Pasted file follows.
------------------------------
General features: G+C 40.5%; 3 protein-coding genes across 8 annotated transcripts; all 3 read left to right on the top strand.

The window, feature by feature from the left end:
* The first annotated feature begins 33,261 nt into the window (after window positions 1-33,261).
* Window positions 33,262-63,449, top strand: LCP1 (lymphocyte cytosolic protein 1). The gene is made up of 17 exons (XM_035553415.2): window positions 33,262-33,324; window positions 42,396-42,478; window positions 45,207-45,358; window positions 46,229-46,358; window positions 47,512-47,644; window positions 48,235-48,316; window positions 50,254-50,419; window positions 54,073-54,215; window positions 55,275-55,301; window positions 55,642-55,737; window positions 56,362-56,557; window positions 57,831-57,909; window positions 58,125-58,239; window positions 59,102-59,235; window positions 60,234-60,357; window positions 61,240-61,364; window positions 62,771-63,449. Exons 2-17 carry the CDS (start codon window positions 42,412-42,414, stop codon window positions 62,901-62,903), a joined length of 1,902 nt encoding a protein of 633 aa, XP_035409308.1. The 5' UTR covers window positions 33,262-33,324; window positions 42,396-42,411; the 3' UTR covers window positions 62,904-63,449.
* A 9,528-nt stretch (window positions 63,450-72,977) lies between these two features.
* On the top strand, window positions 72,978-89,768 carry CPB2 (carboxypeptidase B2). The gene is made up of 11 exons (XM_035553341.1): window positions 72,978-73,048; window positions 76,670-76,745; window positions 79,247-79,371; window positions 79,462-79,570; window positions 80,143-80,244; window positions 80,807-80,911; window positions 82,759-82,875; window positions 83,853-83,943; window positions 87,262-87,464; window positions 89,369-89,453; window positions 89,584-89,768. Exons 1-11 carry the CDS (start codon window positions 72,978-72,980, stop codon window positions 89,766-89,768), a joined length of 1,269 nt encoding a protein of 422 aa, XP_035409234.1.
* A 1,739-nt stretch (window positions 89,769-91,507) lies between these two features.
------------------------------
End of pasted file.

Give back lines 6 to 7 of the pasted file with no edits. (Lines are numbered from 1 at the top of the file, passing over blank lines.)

* On the top strand, window positions 72,978-89,768 carry CPB2 (carboxypeptidase B2). The gene is made up of 11 exons (XM_035553341.1): window positions 72,978-73,048; window positions 76,670-76,745; window positions 79,247-79,371; window positions 79,462-79,570; window positions 80,143-80,244; window positions 80,807-80,911; window positions 82,759-82,875; window positions 83,853-83,943; window positions 87,262-87,464; window positions 89,369-89,453; window positions 89,584-89,768. Exons 1-11 carry the CDS (start codon window positions 72,978-72,980, stop codon window positions 89,766-89,768), a joined length of 1,269 nt encoding a protein of 422 aa, XP_035409234.1.
* A 1,739-nt stretch (window positions 89,769-91,507) lies between these two features.